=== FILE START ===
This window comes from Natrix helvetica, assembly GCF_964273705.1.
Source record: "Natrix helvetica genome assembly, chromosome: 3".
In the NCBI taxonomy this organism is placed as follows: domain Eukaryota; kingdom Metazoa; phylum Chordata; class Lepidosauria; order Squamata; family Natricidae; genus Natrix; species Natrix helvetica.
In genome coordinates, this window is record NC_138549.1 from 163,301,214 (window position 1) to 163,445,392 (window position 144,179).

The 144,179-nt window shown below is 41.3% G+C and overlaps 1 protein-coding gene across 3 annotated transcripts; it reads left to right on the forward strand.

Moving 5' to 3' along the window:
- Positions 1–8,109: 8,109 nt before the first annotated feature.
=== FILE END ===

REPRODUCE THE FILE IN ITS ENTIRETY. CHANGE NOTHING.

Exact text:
This window comes from Natrix helvetica, assembly GCF_964273705.1.
Source record: "Natrix helvetica genome assembly, chromosome: 3".
In the NCBI taxonomy this organism is placed as follows: domain Eukaryota; kingdom Metazoa; phylum Chordata; class Lepidosauria; order Squamata; family Natricidae; genus Natrix; species Natrix helvetica.
In genome coordinates, this window is record NC_138549.1 from 163,301,214 (window position 1) to 163,445,392 (window position 144,179).

The 144,179-nt window shown below is 41.3% G+C and overlaps 1 protein-coding gene across 3 annotated transcripts; it reads left to right on the forward strand.

Moving 5' to 3' along the window:
- Positions 1–8,109: 8,109 nt before the first annotated feature.